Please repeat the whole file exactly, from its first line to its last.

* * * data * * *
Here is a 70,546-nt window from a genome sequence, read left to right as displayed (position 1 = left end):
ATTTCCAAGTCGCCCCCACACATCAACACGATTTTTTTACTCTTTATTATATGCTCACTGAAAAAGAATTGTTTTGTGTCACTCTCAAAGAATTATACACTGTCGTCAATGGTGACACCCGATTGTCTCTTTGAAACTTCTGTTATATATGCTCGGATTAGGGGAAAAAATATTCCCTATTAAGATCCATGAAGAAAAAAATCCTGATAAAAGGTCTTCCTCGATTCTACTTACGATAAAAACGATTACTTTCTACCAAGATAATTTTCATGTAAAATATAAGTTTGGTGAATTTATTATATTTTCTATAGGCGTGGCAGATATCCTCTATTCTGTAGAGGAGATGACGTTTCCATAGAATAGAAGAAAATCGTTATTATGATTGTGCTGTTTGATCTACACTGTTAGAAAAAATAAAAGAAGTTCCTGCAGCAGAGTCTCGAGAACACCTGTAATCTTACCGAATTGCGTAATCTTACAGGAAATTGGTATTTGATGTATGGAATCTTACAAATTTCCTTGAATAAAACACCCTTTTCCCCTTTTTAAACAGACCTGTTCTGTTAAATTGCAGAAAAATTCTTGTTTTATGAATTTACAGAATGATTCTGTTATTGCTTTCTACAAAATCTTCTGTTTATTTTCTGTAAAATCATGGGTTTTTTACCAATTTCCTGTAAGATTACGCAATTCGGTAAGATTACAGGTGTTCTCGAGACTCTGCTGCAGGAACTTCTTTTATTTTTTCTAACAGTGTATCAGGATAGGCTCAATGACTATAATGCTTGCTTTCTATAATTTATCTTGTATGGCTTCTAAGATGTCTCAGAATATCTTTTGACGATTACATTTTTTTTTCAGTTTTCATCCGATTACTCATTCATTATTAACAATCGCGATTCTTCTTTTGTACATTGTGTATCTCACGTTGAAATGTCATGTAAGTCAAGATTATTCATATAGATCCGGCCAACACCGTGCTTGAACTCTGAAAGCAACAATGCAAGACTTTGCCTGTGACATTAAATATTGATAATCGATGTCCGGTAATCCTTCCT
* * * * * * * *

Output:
Here is a 70,546-nt window from a genome sequence, read left to right as displayed (position 1 = left end):
ATTTCCAAGTCGCCCCCACACATCAACACGATTTTTTTACTCTTTATTATATGCTCACTGAAAAAGAATTGTTTTGTGTCACTCTCAAAGAATTATACACTGTCGTCAATGGTGACACCCGATTGTCTCTTTGAAACTTCTGTTATATATGCTCGGATTAGGGGAAAAAATATTCCCTATTAAGATCCATGAAGAAAAAAATCCTGATAAAAGGTCTTCCTCGATTCTACTTACGATAAAAACGATTACTTTCTACCAAGATAATTTTCATGTAAAATATAAGTTTGGTGAATTTATTATATTTTCTATAGGCGTGGCAGATATCCTCTATTCTGTAGAGGAGATGACGTTTCCATAGAATAGAAGAAAATCGTTATTATGATTGTGCTGTTTGATCTACACTGTTAGAAAAAATAAAAGAAGTTCCTGCAGCAGAGTCTCGAGAACACCTGTAATCTTACCGAATTGCGTAATCTTACAGGAAATTGGTATTTGATGTATGGAATCTTACAAATTTCCTTGAATAAAACACCCTTTTCCCCTTTTTAAACAGACCTGTTCTGTTAAATTGCAGAAAAATTCTTGTTTTATGAATTTACAGAATGATTCTGTTATTGCTTTCTACAAAATCTTCTGTTTATTTTCTGTAAAATCATGGGTTTTTTACCAATTTCCTGTAAGATTACGCAATTCGGTAAGATTACAGGTGTTCTCGAGACTCTGCTGCAGGAACTTCTTTTATTTTTTCTAACAGTGTATCAGGATAGGCTCAATGACTATAATGCTTGCTTTCTATAATTTATCTTGTATGGCTTCTAAGATGTCTCAGAATATCTTTTGACGATTACATTTTTTTTTCAGTTTTCATCCGATTACTCATTCATTATTAACAATCGCGATTCTTCTTTTGTACATTGTGTATCTCACGTTGAAATGTCATGTAAGTCAAGATTATTCATATAGATCCGGCCAACACCGTGCTTGAACTCTGAAAGCAACAATGCAAGACTTTGCCTGTGACATTAAATATTGATAATCGATGTCCGGTAATCCTTCCT